Inspiring performance since 1911. Over one hundred years of music, speech, drama and dance.

About the adjudicators

Belinda Mikhaïl

was awarded the Associated Board and the Queen Mother Scholarships to study piano and singing as a joint first study at the Royal College of Music where she was awarded the Hopkinson Gold medal. She has travelled extensively performing both as a soloist and as a chamber musician and has appeared as a concerto soloist at the major London concert halls. She is a vocal soloist on EMI’s Vocalise album and has featured in on many film soundtracks. Her solo piano playing of the theme from Chariots of Fire was heard at every medal ceremony at the London Olympic Games. She is in demand as a vocal coach, training performers in many diverse roles. Her students are enjoying major roles in theatre companies throughout the country as well as in West End productions and in major TV series. Her work as an adjudicator for the British and international Federation of Festivals has seen her travel both nationally and internationally and enables her to enjoy listening to a wide variety of music and meeting a wealth of musicians through the festival movement.

Christina Thomson

studied horn, piano and singing at the Royal Academy of Music. A career in Bavaria followed, both in playing and teaching. She then returned to London to perform and subsequently joined the music departments of both Harrow School and The Purcell School. Moving to Yorkshire, she taught at Ripon Cathedral Choir School, Sedbergh School and Ampleforth College. She had an extensive private teaching practice and performed as a player, specialising in chamber music. She is a national and international examiner for ABRSM and is an adjudicator for the British and International Federation of Festivals.

Heather Yule

studied clàrsach with Savourna Stevenson and Isobel Mieras. She studied classical harp, initially with Sanchia Pielou in Glasgow, and continued her studies with Eira Lynn Jones, Elunid Pierce and the American harpist Gail Barber. In 1994 she gained a BMus in pedal harp performance. Today, Heather’s work centres on the clàrsach as a teacher, performer, composer and arranger. She has performed and led workshops in Scotland, Iceland, Norway, Poland and the USA. Her compositions have been used as soundtracks for several BBC radio plays. Heather has adjudicated frequently at the Royal National Mod and at numerous local Mods and music festivals throughout Scotland. She is also an examiner for the Royal Conservatoire of Scotland.

Brian Marjoribanks

joined the Gateway Repertory Theatre in Edinburgh in 1964 after attending Edinburgh College of Speech and Drama. This was followed by a season at the Metropole Theatre in Glasgow with Jimmy Logan. He made his television debut in Dr Finlay’s Casebook and then in the BBC TV series United. Thereafter, he taught at the Queen Victoria School, Dunblane before being appointed Lecturer in Speech and Drama at Notre Dame College of Education, Glasgow. Brian presented Sportscene on television and Sportsound on radio for the BBC for seventeen years before being appointed Controller (UK Regions) in 1983, with the Independent Television Commission, a post from which he has now retired. In 2001, he was made an Honorary Doctor of the University of Stirling and joined the Board of Scottish Television which he chaired for five years. He has adjudicated the British Amateur Drama Finals, the Scottish Finals and the Scottish Youth Finals of the One Act Festival. He has also adjudicated the All Ireland Finals, the All Ireland Confined Finals and the Ulster Finals of the Three Act Festival. He has adjudicated at most Music and Drama Festivals in Scotland and was an international juror of the drama section at the Prix Italia Television Festival in both Sicily and Venice. He returned to Sicily to chair the international panel in the prestigious news, current affairs and documentary category.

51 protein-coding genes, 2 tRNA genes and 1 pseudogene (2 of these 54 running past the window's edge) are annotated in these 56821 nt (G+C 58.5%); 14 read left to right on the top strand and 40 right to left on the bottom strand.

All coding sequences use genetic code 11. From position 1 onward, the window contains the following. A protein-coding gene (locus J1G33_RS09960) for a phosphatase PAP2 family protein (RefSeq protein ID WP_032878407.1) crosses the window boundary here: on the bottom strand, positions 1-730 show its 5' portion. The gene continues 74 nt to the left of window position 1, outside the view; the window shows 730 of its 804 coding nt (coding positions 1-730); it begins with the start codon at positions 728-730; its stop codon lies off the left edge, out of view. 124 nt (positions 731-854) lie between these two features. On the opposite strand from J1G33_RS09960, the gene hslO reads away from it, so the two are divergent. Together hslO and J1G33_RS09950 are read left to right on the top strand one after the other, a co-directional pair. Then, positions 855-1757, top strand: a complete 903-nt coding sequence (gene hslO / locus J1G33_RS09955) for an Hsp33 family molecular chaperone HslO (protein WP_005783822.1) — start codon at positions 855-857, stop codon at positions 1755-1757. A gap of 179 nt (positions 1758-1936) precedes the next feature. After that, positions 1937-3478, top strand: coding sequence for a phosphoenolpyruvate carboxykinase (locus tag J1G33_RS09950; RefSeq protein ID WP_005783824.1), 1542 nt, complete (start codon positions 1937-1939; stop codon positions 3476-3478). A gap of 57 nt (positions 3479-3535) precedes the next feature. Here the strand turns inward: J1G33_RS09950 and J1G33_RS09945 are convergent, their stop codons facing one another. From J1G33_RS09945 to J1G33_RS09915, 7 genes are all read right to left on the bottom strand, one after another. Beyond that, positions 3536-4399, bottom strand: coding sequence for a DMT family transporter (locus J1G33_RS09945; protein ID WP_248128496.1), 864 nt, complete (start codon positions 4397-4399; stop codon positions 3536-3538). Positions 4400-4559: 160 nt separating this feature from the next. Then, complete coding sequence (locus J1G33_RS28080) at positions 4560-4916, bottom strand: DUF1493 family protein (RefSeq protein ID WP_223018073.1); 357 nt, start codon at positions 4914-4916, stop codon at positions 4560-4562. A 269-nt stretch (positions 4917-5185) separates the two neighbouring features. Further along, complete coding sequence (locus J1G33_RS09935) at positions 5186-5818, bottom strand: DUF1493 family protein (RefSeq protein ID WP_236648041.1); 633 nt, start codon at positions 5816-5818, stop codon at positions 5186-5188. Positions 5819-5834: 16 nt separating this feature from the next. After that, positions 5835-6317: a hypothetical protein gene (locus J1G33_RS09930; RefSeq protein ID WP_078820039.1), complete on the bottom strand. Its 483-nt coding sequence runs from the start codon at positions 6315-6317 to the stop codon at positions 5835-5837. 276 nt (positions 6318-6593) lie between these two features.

Avril Smillie

has a lifelong involvement in Scottish country dancing. She began attending local Royal Scottish Country Dance Society classes while at primary school and participated in Scottish country dance competitions as a child and an adult. Avril is qualified to teach and adjudicate Scottish country dancing at all levels. She taught the RSCDS children’s classes in Falkirk for many years, entering the children in competitions. At college and university, Avril danced in and trained adult Scottish country dance teams, taking them to France several times, both to the Dijon international competition and to Falkirk’s twin town of Quimper. After qualifying as a college lecturer, Avril continued to teach classes for children and adults under the name of Dalriada Dancers. She took the adult teams, including herself as a participant, to Festival Interceltique de Lorient eight times as part of the ensemble representing Scotland. She was invited also to take teams to participate in the Odenwald festival in Germany, and in festivals in Galicia. Avril is a skilled choreographer. She trained soldiers to dance for the Berlin Military Tattoo and actors in Scottish country dancing for the television adaption of Boswell & Johnson’s Tour of the Western Isles. Her most challenging, but enjoyable, work as choreographer was for the Royal Edinburgh Military Tattoo. Each summer for seven years, she blended parts of well-known traditional Scottish country dances into spectacles of shape and movement involving twelve teams – a total of one hundred and twenty dancers, including herself, from all over Scotland. For the last seven years, Avril has been teaching and entering children from Dalriada Dancers in Scottish country dancing graded medal tests. She prepares and enters children for these tests also from three Primary schools in the Falkirk area.

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